After the Upper Mustang trip became accessible to foreigners only in 1992, this area has grown in popularity as a trekking destination, drawing tourists all year long, no matter the season.

Tiji Festival Itinerary

The Trek concludes in a total of 30 days which is almost a month following the listed itinerary:

  • Day 1: Arrival in Kathmandu
  • Day 2: Sightseeing in Kathmandu
  • Day 3: Visit Bouddhanath and Kapan Monastery
  • Day 4: Visit Pharping Monastery
  • Day 5: Kathmandu to Namobuddha
  • Day 6: Kathmandu to Bandipur (Drive duration: 5/6 hours.)
  • Day 7:  Bandipur to Lumbini (Drive duration: 5/6 hours.)
  • Day 8: Visit Tilaurakot and Lumbini sightseeing
  • Day 9: Lumbini to Pokhara, (Drive duration: 7/8 hours)
  • Day 10: Sightseeing In Pokhara
  • Day 11: Drive from Pokhara to Tatopani (Driving Duration 5 Hours)
  • Day 12: Drive to Kagbeni via Muktinath. (Driving Duration 5 Hours)
  • Day 13: Drive to Charang (Driving Duration 6 Hours)
  • Day 14: Tsarang to Lo-Manthang and Explore Lo-Mangthang ( Driving Duration 1 hour)
  • Day 15: Tiji Festival in Lo-Mangthang (1st day)
  • Day 16: Tiji Festival in Lo-Mangthang (2nd day)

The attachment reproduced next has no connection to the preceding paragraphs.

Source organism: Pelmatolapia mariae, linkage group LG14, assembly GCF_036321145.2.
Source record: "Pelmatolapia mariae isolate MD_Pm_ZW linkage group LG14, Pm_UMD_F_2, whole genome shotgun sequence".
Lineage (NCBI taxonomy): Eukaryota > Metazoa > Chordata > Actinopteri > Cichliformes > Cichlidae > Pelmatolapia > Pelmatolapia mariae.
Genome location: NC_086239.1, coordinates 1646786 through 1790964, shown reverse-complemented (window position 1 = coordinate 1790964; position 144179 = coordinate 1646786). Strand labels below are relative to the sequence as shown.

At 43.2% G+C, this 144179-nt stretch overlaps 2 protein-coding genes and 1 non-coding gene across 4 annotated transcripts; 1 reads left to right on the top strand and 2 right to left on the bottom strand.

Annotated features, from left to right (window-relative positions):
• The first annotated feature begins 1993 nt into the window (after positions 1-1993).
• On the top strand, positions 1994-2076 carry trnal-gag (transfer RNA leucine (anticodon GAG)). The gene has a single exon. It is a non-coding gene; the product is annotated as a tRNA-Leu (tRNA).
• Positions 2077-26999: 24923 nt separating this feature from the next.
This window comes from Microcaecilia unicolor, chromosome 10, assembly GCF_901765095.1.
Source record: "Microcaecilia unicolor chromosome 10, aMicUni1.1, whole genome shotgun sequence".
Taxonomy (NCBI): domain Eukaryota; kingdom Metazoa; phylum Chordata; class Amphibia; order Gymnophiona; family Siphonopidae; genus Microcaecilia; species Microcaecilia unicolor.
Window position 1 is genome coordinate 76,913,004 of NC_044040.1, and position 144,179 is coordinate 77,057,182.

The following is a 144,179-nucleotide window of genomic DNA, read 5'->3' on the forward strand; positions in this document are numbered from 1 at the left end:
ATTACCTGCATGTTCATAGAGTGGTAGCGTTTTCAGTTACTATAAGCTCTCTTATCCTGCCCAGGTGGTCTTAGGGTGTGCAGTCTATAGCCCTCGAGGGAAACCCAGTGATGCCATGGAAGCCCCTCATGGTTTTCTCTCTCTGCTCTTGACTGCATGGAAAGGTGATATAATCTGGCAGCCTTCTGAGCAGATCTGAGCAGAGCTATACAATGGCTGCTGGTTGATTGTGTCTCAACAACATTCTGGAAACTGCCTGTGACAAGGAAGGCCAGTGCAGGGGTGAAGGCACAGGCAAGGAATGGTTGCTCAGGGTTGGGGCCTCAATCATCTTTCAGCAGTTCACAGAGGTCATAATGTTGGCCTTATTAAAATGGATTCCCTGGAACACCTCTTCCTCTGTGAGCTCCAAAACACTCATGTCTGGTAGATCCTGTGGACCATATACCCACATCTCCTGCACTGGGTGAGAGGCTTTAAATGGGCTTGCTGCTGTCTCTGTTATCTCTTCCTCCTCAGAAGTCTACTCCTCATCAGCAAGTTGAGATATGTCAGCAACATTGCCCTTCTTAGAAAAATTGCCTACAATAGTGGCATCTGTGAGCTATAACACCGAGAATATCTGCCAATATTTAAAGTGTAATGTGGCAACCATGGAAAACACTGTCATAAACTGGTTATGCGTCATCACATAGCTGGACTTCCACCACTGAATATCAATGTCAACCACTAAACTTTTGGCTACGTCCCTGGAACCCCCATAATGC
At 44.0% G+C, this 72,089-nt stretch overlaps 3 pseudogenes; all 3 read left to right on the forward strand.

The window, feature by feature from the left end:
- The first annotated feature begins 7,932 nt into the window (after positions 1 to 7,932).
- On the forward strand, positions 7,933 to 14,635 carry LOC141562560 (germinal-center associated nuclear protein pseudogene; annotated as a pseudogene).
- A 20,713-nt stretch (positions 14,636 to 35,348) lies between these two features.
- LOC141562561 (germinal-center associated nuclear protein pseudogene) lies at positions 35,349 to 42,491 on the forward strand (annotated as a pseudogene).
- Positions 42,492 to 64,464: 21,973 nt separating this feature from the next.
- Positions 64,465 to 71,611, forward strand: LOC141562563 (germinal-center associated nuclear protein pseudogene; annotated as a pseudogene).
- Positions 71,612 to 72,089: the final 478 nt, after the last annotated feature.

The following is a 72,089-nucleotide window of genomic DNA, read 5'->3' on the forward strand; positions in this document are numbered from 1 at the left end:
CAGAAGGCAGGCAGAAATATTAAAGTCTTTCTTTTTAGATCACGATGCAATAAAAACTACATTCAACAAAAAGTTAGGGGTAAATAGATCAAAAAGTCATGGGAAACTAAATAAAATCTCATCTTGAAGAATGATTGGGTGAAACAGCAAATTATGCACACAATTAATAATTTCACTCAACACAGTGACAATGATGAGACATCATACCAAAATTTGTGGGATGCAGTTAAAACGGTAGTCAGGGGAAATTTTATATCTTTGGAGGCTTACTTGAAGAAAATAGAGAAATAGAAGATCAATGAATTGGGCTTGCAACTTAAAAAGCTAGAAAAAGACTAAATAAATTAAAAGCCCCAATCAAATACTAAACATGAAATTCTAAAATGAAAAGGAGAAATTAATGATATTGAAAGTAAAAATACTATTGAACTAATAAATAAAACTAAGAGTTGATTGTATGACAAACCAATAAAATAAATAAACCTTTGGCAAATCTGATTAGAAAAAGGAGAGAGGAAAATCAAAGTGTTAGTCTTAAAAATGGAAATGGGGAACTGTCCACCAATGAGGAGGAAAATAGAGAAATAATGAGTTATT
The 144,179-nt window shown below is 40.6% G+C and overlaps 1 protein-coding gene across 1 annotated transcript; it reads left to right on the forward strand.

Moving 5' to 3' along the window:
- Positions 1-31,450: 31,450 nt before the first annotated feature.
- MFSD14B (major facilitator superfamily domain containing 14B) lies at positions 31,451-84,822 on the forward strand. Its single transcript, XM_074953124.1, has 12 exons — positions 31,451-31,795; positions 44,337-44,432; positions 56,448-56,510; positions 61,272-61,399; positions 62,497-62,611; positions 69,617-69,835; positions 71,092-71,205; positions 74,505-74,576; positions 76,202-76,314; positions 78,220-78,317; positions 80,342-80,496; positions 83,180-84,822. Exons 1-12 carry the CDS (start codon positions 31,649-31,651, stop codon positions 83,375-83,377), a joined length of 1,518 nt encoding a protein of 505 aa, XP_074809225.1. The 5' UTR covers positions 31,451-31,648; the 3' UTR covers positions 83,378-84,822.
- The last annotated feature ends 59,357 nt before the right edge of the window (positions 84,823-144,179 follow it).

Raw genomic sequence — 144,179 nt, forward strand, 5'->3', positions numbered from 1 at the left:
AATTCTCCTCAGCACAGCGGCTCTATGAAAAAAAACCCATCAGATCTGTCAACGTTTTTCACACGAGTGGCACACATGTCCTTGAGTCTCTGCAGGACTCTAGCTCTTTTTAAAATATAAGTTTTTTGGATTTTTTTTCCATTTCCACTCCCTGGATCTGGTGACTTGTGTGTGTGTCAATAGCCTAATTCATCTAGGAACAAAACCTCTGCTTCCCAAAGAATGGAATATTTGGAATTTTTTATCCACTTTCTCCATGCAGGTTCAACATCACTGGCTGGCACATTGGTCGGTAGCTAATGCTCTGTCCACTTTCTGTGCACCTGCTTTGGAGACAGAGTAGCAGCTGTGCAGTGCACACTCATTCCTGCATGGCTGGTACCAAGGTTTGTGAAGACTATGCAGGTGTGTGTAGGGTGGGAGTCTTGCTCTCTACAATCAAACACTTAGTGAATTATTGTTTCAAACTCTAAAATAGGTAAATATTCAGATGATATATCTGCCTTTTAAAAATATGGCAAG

• Day 17: Tiji Festival in Lo-Mangthang (3rd day)
  • Day 18: Drive back to Marpha (Driving Duration 5/6 hours)
  • Day 19: Drive Back to Pokhara (Driving duration-7/8 hours)
  • Day 20: Pokhara Monastery visit
  • Day 21: Drive back to Kathmandu
  • Day 22: Enjoy in Kathmandu or Free day in Kathmandu
  • Day 23: Departure 

Cost for the trek

The cost for this tour has been made keeping all the factors in account and made very affordable and reasonable. The total cost for this tour is $3099 per person.

The cost includes the following:

  • All land transportation by private vehicle with the driver is based on the above-mentioned program.
  • 7-night hotel accommodation at Hotel Yatri Suites & Spa or Similar at Thamel on a Breakfast Basis.
  • 1-night hotel accommodation at Old Inn or Similar at Bandipur on Breakfast Basis.
  • 2-night hotel accommodation at Sakya Guest House or Similar at Lumbini on a Breakfast Basis.
  • 4-night hotel accommodation at Hotel Crystal Palace or Similar at Pokhara on a Breakfast Basis.
  • 8-night hotel accommodation on an available local lodge (during the mountain) on a Full board basis (Breakfast, Lunch, Dinner).
  • As mentioned the hotel accommodations are a twin-sharing basic.
  • An experienced, English-speaking, and government-licensed holder guide entire your trip
  • Staff costs include their salary, insurance, equipment, food, and accommodation.
  • Restricted Area Permit for Upper Mustang & other required permits and park fees.
  • All government and local taxes.

Leave a Reply

Plan Your Trip